As Waters says, “How I stock my pantry allows me to cook in the way that I do, simply and yet with great depths of flavor and spontaneity.” Waters doesn’t see her pantry as a stuffy old cupboard. To her, a pantry includes her vegetable and herb garden, her frozen foods, even her oils and spices.
Side Note: I should mention that Alice Waters relies heavily on meatless ingredients. Of all her recipes included in the downloadable workbook, I counted only two with meat. They were both made with chicken. Alice isn’t a vegan or vegetarian but her recipes lean in that direction.
The MasterClass then moves onto covering simple recipes such as salads, doughs, and fresh pasta. Finally, Waters wraps up the class by covering her philosophy of seasonal eating and how to prepare a “Market Fresh” dinner.
My fast-track lesson plan
Although 4 hours of video lessons isn’t a huge time commitment, I created a fast-track collection if you are looking for an abbreviated lesson plan. In just over 90-minutes you can watch these lessons, get in the kitchen, and have a decent idea of what to do with it. I found these lessons to be the most impactful and beneficial to helping me learn the art of home cooking.
Course Reviewers 90-Minute Lesson Plan
Key Things I Learned
I never had any “ah-ha” moments where I learned something completely new like some secret chef technique or rare ingredient only used in high-end restaurants. Instead, I learned simplicity.
I learned how salt, garlic, vinegar, and olive oil are all you need to dress a salad. I realized that homemade pasta is simple to make. I even discovered that pickling vegetables is much easier than you might think.
All in all, the biggest take away from this MasterClass is the realization that cooking well doesn’t take much besides understanding your ingredients.
Below are a few key learnings that stood out during the MasterClass:
- Your kitchen can be both useful and beautiful
- The most important tool in the kitchen is your hands
- When buying spices, always look for small, tight containers and avoid buying in bulk
- Don’t throw away overripe fruit, simply store them in the freezer and use them in homemade jams and jellies
To dive deeper, the next two sections cover what I specifically liked and disliked about Waters’ MasterClass.
Things I liked about the Alice Waters MasterClass
You know how some people are into ASMR videos? I think I can finally see why. Waters’ MasterClass is not only chock full of information, but it’s also relaxing to watch. Her voice and delivery are calm. Her aesthetic is beautiful. I felt neither distracted nor bored but rather inspired to get into the kitchen and start cooking.
Another thing I learned that surprised me is about desserts. Alice made a simple dessert from homemade ricotta cheese (recipe included in the workbook), warmed honey, and toasted hazelnuts. She said she wants to move away from the traditional version of a sweet and heavy dessert to something that “piques your interest.” I never thought about dessert in this way.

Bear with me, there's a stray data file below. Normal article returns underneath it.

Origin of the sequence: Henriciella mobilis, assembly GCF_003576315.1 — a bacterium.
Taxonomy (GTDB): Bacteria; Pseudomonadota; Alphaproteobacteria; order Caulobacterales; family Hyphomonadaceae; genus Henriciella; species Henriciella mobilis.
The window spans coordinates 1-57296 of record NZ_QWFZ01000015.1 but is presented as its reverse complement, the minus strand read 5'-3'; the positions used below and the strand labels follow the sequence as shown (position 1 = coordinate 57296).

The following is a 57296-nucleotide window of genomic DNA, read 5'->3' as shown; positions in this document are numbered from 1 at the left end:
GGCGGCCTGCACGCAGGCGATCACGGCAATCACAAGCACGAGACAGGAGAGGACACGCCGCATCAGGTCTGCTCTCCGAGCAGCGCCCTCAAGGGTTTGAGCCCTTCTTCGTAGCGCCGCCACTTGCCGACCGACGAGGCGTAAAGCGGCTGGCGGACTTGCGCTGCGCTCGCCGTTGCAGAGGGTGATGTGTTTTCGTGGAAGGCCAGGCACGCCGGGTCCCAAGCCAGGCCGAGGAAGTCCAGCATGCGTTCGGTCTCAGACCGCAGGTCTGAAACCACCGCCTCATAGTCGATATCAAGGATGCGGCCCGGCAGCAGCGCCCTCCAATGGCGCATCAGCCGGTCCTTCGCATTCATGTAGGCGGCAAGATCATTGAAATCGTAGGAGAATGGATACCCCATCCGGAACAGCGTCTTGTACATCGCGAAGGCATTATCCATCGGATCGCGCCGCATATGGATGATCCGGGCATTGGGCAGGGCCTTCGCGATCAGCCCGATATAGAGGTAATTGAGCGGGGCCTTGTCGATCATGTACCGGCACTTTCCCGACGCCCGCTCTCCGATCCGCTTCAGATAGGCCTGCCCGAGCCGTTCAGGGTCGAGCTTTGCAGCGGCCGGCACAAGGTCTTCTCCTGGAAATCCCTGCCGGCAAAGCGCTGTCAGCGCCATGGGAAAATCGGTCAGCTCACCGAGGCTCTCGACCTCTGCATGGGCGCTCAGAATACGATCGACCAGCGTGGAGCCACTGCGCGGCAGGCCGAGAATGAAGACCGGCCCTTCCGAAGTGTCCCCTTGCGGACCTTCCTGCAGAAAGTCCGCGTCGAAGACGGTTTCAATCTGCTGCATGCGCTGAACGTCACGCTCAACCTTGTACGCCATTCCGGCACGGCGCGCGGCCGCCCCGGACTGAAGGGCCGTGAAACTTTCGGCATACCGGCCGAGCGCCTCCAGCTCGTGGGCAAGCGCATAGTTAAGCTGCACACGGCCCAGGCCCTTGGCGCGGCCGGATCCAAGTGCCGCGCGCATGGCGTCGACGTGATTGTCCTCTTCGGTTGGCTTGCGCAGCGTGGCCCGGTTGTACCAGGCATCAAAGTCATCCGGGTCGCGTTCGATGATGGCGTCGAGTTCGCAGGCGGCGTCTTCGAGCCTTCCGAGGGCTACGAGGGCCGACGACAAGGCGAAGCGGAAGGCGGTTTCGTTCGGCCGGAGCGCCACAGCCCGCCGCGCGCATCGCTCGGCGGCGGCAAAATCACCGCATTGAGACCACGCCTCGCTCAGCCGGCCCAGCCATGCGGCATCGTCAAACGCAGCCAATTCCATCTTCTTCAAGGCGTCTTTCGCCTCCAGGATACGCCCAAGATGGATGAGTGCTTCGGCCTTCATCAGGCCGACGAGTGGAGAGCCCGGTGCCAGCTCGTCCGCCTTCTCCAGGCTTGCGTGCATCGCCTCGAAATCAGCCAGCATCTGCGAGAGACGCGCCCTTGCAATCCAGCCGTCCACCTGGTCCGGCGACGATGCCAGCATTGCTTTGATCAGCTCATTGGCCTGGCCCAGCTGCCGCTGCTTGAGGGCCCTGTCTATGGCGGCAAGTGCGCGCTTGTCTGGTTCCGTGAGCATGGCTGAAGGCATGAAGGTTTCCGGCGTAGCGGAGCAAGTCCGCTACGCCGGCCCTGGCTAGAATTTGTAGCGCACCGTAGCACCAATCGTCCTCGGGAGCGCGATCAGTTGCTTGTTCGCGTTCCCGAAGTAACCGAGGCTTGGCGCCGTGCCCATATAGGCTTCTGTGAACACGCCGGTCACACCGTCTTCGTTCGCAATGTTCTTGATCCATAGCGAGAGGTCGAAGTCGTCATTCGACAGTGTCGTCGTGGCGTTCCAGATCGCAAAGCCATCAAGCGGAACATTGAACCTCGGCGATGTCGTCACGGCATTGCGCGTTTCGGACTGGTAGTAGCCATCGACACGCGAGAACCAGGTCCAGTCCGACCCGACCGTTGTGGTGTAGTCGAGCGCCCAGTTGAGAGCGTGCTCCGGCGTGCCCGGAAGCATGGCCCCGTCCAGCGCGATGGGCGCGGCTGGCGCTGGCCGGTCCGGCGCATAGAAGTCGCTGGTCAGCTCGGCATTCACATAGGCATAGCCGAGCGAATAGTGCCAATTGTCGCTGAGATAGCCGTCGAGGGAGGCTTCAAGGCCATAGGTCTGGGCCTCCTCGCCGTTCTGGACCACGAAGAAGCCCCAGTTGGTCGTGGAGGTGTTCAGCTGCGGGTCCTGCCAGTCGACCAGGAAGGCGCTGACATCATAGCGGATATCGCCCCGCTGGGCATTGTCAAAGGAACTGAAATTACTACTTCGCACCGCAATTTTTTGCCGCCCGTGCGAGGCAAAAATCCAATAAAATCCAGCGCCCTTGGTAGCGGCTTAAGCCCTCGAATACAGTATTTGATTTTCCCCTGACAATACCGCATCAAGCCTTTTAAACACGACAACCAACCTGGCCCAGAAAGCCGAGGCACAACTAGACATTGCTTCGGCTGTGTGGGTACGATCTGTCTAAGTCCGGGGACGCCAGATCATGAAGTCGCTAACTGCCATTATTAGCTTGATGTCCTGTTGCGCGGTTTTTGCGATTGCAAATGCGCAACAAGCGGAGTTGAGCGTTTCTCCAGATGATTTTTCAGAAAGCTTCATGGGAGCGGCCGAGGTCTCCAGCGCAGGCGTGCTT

Finally, I absolutely love Alice Waters’ philosophy on food. I, like many first-world citizens, am lucky enough to pop into a grocery store and pick out anything I want. I rarely think about what’s in season or what is freshest at the moment. After watching the class, I downloaded this app to help me learn more.
My favorite quotes from Alice Waters’ MasterClass
“If you are using things, every day, they should be both useful and beautiful.”Lesson 4 – Alice’s Essential Kitchen Tools
“A lot of people really think that you have to do something fancy for dessert. I don’t want something really rich at the end of a meal. I want something that might be a little surprising, something sort of small in size but just piques your interest.”Lesson 6 – Cooking For Your Pantry: Alice’s Staples
“I think Betty Crocker wanted us to all buy her cake mix, and so she gave us the impression that it was difficult for us to do it at home.”LESSON 6 – COOKING FOR YOUR PANTRY: ALICE’S STAPLES
Things I didn’t like about the Alice Waters MasterClass
I did not have any personal qualms about Alice Waters’ MasterClass; however, I can anticipate a few complaints from students.
The first is accessibility. Many average home cooks don’t have the time or the means to go shopping at a farmers market a couple times a week. Many of us have to stock up for the week at Costco or Aldi, which means we aren’t getting the best of the crop. Therefore, some of the recipes that rely on fresh vegetables and ingredients might not turn out as tasty as Alice’s.
The second complaint I potentially see from people is the lack of meat. Waters is not a vegetarian, however, she is aware of her environmental impact in the kitchen. That’s why she utilizes the more eco-friendly, plant-based ingredients in the majority of her recipes.
The final potential complaint is that Alice advocates growing your own herbs and vegetables. However, she is blessed with California weather. At one point, she does mention it’s a small garden, measuring 10 feet by 10 feet. But I can see how this part isn’t feasible for many people.
Does the class keep its promises?
Yes. One of the biggest promises Alice made that drew me to this course is being able to cook without a recipe. As I made my way through the MasterClass, I noticed how much Alice relies on taste and instinct to guide her. It obviously comes from years of experience in the kitchen, however, she made it seem less pretentious and more accessible.
I can honestly say that after watching this class I went into the kitchen and whipped up a fresh salad with a homemade dressing, all without a recipe.
And it tasted amazing.
Is Alice Waters MasterClass worth the money?
Yes if you…
- Want to learn the basics of home cooking
- Are inspired to cook more locally-grown food
- Are a fan of Alice Waters work
- Want to understand “seasonal cooking”
No if you…
- Don’t enjoy cooking at home
- Want to cook meat-heavy recipes
- Are looking for a course to cover advanced cooking techniques
Taking everything into consideration, I highly recommend this Alice Waters MasterClass. It’s calming, informative, and sheds light on specific areas in the kitchen I can improve upon, namely keeping things as simple as possible.
If you’re interested in learning more, here is a trailer to the class: